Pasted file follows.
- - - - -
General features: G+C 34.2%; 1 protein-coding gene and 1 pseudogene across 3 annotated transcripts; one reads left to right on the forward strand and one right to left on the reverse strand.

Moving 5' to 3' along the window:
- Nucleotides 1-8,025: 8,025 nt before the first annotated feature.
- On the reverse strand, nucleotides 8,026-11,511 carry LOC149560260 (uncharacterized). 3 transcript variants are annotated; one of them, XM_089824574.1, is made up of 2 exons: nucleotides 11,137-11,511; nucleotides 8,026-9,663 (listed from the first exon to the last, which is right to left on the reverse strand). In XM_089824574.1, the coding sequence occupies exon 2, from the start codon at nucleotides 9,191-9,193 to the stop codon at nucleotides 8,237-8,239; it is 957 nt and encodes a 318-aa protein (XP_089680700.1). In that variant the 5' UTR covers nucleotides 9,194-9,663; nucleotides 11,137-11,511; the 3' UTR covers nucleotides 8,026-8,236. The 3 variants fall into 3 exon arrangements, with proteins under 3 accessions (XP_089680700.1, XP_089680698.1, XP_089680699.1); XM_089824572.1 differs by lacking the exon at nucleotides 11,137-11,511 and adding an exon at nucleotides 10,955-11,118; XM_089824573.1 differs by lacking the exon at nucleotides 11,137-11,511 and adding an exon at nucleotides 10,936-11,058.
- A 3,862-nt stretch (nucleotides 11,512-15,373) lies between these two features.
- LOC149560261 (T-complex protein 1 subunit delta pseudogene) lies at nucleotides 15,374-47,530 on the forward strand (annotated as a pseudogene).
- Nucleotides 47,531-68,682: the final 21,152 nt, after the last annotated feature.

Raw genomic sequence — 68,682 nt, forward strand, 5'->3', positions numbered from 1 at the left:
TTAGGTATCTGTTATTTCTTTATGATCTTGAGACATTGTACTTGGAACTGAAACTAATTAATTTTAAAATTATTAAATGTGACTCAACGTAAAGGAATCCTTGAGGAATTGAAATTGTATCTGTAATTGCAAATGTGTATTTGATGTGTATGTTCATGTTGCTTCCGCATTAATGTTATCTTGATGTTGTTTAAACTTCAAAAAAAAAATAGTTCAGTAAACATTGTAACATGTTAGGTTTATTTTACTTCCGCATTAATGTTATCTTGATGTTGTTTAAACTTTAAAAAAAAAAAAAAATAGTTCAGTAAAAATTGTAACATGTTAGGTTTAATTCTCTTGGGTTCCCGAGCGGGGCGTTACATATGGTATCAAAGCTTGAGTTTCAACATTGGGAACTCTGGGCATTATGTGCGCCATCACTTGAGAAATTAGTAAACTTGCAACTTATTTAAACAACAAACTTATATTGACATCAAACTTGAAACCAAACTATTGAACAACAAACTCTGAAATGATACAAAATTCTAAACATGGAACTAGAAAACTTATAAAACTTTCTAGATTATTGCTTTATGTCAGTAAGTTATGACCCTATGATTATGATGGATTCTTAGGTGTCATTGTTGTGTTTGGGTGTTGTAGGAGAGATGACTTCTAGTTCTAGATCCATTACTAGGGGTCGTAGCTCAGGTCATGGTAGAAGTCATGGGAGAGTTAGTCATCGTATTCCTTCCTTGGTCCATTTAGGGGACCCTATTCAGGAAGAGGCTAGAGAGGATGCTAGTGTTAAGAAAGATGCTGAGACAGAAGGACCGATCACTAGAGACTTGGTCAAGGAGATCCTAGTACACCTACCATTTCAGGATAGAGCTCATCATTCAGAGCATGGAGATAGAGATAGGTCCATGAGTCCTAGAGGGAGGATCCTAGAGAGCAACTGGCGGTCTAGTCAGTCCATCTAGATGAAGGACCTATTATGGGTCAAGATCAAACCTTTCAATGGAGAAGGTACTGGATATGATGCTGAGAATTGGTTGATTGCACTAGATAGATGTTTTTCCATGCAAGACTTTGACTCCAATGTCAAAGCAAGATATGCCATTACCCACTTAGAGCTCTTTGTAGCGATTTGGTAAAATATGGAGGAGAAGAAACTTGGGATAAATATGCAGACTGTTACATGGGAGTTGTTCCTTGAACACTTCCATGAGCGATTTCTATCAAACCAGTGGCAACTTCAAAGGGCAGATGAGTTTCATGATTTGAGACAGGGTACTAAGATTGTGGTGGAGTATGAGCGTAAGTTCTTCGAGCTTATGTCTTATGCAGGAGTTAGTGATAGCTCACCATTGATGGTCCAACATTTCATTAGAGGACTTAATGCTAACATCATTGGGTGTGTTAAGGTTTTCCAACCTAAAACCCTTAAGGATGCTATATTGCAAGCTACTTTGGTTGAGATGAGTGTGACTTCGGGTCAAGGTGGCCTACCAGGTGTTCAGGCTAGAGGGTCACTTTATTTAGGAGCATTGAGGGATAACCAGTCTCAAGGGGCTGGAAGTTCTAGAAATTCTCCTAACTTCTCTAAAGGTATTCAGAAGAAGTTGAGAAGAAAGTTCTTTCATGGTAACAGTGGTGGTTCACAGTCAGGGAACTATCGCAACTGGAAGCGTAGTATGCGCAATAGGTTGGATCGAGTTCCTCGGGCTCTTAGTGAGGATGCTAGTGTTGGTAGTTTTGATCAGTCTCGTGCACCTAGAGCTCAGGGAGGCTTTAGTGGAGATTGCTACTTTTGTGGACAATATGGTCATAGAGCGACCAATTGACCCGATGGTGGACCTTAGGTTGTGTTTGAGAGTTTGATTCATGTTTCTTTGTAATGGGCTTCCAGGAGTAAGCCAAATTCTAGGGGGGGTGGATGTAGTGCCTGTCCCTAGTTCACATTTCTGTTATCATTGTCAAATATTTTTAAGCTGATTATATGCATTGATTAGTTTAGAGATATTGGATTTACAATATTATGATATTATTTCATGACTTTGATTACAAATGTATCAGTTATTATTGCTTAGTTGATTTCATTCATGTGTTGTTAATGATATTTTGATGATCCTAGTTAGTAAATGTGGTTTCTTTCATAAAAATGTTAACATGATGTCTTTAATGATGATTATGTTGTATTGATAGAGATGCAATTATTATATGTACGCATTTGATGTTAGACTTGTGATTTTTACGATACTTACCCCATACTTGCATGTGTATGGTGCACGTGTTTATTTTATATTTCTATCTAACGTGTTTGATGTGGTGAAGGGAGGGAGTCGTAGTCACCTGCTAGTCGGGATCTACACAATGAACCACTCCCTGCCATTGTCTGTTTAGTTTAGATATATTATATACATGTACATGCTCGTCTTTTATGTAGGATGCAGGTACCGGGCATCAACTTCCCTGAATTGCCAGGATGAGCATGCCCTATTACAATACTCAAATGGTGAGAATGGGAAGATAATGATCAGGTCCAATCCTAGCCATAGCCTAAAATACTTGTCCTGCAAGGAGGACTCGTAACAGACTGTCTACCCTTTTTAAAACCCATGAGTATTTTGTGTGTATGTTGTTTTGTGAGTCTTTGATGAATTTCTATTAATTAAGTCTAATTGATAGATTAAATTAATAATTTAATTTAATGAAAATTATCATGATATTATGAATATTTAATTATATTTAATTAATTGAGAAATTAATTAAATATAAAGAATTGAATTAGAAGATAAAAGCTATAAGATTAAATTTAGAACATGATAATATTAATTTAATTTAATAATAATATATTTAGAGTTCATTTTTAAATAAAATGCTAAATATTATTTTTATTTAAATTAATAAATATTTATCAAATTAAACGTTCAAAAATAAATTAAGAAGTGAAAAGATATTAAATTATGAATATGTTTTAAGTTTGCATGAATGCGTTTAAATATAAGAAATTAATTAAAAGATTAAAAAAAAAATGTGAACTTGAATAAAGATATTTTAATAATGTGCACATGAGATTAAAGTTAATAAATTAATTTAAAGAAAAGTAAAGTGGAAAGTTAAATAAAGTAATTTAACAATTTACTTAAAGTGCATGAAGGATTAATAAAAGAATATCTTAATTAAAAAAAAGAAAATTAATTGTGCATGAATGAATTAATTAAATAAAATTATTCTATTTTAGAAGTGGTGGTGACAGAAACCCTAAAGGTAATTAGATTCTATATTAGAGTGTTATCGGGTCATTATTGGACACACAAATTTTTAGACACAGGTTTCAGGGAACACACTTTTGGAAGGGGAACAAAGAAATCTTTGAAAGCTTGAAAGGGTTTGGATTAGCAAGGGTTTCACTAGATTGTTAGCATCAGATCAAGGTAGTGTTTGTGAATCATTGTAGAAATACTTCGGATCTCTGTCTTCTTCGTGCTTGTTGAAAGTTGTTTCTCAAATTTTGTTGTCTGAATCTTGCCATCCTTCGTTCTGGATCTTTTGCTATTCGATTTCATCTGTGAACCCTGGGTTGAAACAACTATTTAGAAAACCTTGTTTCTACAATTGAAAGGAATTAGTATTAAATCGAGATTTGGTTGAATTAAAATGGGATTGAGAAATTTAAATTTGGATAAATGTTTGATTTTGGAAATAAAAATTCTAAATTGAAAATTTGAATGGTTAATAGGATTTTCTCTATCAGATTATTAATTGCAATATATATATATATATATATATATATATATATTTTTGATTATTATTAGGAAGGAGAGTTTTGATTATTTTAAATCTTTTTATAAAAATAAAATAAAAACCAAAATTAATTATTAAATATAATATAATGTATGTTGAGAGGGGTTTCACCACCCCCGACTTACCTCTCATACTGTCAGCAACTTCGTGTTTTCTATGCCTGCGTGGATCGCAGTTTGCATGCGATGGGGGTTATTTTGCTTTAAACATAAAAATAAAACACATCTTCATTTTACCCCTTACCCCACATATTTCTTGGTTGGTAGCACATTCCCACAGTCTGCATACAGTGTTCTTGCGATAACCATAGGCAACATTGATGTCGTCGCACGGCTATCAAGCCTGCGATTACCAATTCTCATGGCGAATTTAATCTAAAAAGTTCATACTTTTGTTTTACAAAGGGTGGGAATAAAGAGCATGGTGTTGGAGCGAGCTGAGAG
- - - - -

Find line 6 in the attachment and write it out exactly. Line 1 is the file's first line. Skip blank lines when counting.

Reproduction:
- LOC149560261 (T-complex protein 1 subunit delta pseudogene) lies at nucleotides 15,374-47,530 on the forward strand (annotated as a pseudogene).